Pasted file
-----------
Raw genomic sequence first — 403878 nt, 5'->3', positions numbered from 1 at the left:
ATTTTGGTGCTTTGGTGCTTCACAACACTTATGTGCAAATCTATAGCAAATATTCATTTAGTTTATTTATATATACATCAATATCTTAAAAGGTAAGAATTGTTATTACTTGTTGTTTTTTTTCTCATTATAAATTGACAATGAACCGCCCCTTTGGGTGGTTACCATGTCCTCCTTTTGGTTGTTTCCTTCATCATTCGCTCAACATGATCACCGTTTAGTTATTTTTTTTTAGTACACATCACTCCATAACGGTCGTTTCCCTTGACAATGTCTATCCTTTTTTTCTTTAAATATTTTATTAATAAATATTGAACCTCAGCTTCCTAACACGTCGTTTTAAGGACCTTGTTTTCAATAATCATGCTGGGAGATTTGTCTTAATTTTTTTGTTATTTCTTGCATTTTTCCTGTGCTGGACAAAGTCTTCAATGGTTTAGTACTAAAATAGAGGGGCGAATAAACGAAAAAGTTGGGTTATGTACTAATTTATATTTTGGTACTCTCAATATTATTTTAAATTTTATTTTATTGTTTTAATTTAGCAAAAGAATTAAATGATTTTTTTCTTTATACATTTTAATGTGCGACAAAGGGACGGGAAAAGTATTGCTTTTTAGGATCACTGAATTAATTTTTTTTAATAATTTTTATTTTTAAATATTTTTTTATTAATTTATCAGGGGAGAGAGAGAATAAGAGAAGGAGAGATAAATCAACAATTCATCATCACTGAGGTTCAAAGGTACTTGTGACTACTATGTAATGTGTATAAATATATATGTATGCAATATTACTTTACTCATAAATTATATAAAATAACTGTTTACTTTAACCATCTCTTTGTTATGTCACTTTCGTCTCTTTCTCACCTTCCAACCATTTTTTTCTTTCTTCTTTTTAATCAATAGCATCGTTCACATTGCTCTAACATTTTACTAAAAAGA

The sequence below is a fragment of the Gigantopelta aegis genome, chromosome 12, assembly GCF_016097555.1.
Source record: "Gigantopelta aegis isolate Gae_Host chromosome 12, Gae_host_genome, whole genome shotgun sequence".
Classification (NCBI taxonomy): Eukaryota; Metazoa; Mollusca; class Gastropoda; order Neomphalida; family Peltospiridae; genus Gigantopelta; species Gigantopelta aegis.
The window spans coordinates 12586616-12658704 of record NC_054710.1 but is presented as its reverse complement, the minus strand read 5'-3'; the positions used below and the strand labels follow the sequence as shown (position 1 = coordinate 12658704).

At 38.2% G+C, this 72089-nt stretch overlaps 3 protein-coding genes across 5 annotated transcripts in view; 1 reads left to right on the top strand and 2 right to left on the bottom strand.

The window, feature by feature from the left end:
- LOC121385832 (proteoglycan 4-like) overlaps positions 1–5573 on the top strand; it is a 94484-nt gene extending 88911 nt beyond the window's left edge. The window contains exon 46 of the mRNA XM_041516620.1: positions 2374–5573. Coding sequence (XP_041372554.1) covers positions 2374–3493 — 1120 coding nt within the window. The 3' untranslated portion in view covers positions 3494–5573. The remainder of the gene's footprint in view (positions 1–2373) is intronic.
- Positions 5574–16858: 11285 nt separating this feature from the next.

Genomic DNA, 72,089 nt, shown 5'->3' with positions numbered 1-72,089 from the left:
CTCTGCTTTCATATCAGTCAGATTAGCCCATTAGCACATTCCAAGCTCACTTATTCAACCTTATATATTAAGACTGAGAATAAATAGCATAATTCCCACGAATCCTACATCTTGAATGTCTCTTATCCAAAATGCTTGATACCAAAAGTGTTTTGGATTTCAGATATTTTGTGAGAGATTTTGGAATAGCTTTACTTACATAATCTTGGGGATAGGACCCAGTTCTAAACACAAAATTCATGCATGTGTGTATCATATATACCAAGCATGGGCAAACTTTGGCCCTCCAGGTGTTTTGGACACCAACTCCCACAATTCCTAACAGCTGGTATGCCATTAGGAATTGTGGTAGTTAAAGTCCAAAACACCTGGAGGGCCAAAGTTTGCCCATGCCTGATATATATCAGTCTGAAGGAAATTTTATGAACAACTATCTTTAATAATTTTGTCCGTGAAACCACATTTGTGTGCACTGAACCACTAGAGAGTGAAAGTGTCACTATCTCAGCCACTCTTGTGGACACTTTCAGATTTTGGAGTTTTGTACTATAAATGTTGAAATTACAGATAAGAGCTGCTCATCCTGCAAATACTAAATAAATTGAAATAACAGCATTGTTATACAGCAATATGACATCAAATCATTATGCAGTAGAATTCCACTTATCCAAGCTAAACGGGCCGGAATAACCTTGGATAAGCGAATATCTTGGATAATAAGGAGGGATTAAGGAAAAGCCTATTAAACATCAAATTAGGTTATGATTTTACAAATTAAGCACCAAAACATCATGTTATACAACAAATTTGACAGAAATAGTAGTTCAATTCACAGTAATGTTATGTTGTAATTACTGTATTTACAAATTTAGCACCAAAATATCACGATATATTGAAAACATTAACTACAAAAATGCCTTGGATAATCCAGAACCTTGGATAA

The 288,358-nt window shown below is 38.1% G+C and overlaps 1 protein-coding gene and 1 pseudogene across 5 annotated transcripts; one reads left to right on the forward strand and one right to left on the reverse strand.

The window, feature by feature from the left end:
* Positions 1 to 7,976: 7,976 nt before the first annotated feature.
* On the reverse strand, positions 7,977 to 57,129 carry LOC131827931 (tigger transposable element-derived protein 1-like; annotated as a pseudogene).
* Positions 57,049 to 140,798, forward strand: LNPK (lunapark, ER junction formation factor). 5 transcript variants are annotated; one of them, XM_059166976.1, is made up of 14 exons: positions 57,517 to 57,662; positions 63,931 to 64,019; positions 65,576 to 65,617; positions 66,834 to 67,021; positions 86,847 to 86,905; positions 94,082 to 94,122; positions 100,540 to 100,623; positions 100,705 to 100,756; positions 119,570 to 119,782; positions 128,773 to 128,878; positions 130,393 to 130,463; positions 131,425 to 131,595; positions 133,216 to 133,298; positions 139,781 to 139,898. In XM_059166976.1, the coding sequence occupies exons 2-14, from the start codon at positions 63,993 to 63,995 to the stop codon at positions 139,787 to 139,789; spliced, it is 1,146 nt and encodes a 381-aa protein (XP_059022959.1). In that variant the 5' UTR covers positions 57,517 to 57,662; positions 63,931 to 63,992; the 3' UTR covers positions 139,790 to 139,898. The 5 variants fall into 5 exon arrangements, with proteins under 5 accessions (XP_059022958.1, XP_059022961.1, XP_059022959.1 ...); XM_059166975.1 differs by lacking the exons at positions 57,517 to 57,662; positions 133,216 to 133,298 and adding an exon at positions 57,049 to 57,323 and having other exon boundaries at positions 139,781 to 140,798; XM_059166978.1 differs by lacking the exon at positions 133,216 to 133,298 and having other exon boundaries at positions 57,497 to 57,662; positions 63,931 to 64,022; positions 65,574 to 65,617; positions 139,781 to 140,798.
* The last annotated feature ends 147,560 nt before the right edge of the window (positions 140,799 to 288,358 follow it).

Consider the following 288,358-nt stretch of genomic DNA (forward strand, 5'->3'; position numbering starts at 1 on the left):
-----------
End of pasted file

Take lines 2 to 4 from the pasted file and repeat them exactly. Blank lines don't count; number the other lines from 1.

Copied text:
ATTTTGGTGCTTTGGTGCTTCACAACACTTATGTGCAAATCTATAGCAAATATTCATTTAGTTTATTTATATATACATCAATATCTTAAAAGGTAAGAATTGTTATTACTTGTTGTTTTTTTTCTCATTATAAATTGACAATGAACCGCCCCTTTGGGTGGTTACCATGTCCTCCTTTTGGTTGTTTCCTTCATCATTCGCTCAACATGATCACCGTTTAGTTATTTTTTTTTAGTACACATCACTCCATAACGGTCGTTTCCCTTGACAATGTCTATCCTTTTTTTCTTTAAATATTTTATTAATAAATATTGAACCTCAGCTTCCTAACACGTCGTTTTAAGGACCTTGTTTTCAATAATCATGCTGGGAGATTTGTCTTAATTTTTTTGTTATTTCTTGCATTTTTCCTGTGCTGGACAAAGTCTTCAATGGTTTAGTACTAAAATAGAGGGGCGAATAAACGAAAAAGTTGGGTTATGTACTAATTTATATTTTGGTACTCTCAATATTATTTTAAATTTTATTTTATTGTTTTAATTTAGCAAAAGAATTAAATGATTTTTTTCTTTATACATTTTAATGTGCGACAAAGGGACGGGAAAAGTATTGCTTTTTAGGATCACTGAATTAATTTTTTTTAATAATTTTTATTTTTAAATATTTTTTTATTAATTTATCAGGGGAGAGAGAGAATAAGAGAAGGAGAGATAAATCAACAATTCATCATCACTGAGGTTCAAAGGTACTTGTGACTACTATGTAATGTGTATAAATATATATGTATGCAATATTACTTTACTCATAAATTATATAAAATAACTGTTTACTTTAACCATCTCTTTGTTATGTCACTTTCGTCTCTTTCTCACCTTCCAACCATTTTTTTCTTTCTTCTTTTTAATCAATAGCATCGTTCACATTGCTCTAACATTTTACTAAAAAGA

The sequence below is a fragment of the Gigantopelta aegis genome, chromosome 12, assembly GCF_016097555.1.
Source record: "Gigantopelta aegis isolate Gae_Host chromosome 12, Gae_host_genome, whole genome shotgun sequence".